We are aware that in our recent Sun Savings opinion we expressed certain reservations about the district court's opinion in this case. 825 F.2d at 193. Our holding today is consistent with the views we articulated there. As we noted in Sun Savings, the district court's language in this case requiring that there be "separate criminal episodes" to establish a pattern can be interpreted in two ways. Id. at 193 n. 4 (construing Medallion TV, 627 F.Supp. at 1297). We suggested that if "episode" is construed to mean an act, event, or transaction, then the multiple episode requirement is consistent with our view that there must be more than a single act, event, or transaction to establish a pattern. 825 F.2d at 193 n. 4. If, however, an episode is taken to encompass a series of substantively related transactions, then multiple episode requirement would "unreasonably limit[ ] the ambit of RICO and overlook[ ] the Supreme Court's admonition that RICO be broadly read." Id. (citing Sedima, 473 U.S. at 497, 105 S.Ct. at 3286). Now that we have had the opportunity to subject both the district court's opinion and the record in this case to close scrutiny, we conclude that, regardless of the words chosen to describe the transaction involved in this case, the court properly determined that the pattern requirement has not been met. As discussed above, we are confronted here with a single, isolated, allegedly fraudulent inducement of Medallion to enter the joint venture to exploit the rights to telecast the fight. There was no pattern of racketeering activity.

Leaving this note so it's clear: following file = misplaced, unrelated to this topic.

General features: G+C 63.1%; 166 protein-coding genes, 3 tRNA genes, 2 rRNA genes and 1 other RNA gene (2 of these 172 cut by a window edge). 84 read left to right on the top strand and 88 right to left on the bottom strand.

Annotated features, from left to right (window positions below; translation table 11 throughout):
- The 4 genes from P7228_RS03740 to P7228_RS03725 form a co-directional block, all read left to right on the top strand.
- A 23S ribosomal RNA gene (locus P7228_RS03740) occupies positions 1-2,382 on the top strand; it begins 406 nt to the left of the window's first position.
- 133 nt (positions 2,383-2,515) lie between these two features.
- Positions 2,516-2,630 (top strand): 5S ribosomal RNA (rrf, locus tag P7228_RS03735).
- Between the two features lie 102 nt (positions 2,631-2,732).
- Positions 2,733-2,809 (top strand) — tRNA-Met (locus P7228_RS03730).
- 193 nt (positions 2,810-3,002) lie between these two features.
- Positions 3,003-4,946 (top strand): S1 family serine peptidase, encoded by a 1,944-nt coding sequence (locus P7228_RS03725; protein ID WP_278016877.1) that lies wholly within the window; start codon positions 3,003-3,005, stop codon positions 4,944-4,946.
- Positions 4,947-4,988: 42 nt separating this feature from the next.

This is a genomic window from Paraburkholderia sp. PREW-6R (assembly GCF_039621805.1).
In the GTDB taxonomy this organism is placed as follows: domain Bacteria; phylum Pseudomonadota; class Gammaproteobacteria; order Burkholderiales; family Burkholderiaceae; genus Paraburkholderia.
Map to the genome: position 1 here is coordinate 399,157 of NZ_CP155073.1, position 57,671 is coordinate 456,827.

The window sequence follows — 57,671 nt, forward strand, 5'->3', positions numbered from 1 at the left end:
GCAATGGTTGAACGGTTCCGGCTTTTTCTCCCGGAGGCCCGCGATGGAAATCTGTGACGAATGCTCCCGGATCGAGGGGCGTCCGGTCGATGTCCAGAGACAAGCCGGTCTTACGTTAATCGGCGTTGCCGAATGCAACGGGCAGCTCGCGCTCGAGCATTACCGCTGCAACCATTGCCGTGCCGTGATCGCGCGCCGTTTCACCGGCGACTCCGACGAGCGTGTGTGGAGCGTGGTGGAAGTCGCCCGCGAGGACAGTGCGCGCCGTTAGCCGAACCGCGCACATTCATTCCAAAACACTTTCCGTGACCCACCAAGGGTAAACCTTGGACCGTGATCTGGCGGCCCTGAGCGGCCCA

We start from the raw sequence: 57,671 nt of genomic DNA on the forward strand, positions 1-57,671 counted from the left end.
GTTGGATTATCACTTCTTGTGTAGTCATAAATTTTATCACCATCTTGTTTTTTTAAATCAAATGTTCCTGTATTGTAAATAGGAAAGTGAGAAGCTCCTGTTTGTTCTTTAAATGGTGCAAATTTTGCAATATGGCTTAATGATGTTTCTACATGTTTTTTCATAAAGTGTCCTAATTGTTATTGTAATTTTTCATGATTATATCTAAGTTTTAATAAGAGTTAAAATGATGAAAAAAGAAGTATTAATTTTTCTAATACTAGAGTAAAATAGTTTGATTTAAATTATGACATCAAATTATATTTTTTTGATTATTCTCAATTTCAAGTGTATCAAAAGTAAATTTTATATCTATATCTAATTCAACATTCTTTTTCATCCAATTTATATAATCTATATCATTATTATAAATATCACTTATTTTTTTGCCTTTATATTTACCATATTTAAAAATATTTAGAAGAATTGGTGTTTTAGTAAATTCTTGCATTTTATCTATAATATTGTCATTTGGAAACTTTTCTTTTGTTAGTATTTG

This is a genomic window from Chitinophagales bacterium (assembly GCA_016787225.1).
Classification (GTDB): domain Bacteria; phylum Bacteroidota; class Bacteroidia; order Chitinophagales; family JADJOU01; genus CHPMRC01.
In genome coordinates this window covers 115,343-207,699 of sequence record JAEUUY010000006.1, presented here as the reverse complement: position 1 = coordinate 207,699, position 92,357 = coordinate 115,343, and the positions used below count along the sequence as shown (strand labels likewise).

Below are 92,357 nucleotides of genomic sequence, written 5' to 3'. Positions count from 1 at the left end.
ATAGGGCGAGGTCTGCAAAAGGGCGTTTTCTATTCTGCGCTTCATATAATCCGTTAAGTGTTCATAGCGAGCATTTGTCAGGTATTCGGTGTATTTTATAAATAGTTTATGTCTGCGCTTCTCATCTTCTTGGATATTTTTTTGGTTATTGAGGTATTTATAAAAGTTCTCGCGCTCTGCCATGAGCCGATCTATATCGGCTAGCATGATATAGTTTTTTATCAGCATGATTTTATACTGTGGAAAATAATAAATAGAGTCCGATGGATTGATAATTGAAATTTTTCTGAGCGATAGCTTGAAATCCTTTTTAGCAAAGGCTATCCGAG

Rather than attempting to distinguish between single "episodes" or "schemes" that may be a pattern, and single "events" or "transactions" that may not, we prefer to frame the inquiry as whether the acts are isolated or sporadic, on the one hand, or whether they indicate a threat of continuing activity, on the other. See Sun Savings, 825 F.2d at 194. Our approach admittedly does not provide a bright-line rule. We believe, however, that as more cases are decided, it will become easier to distinguish between cases like this and Schreiber, which involved single victims and isolated transactions with no indication that the defendant would need to commit further predicate acts, and cases like Sun Savings and California Architectural, which involved ongoing schemes, numerous victims, and a risk of continuing illegal activity.
Although there may be cases that present a close question on the pattern issue, this is not one of them. If the fraud alleged here constitutes a pattern of racketeering activity, rare would be the fraud that could not be pleaded as a RICO case. Although we observe Sedima's mandate that RICO be construed broadly, see 473 U.S. at 497, 105 S.Ct. at 3286, we cannot believe that Congress intended that RICO should apply to a single, isolated transaction such as this.
SelecTV's request for attorneys fees on appeal under Fed.R.Civ.P. 11 is denied. The judgment of the district court is
See, e.g., Sun Sav. & Loan Ass'n v. Dierdorff, 825 F.2d 187, 191-92 (9th Cir.1987) (collecting cases); California Architectural, 818 F.2d at 1469 n. 1 (collecting cases); Beck v. Manufacturers Hanover Trust Co., 820 F.2d 46, 51 (2d Cir.), cert. denied, --- U.S. ----, 108 S.Ct. 698, --- L.Ed.2d ---- (1987)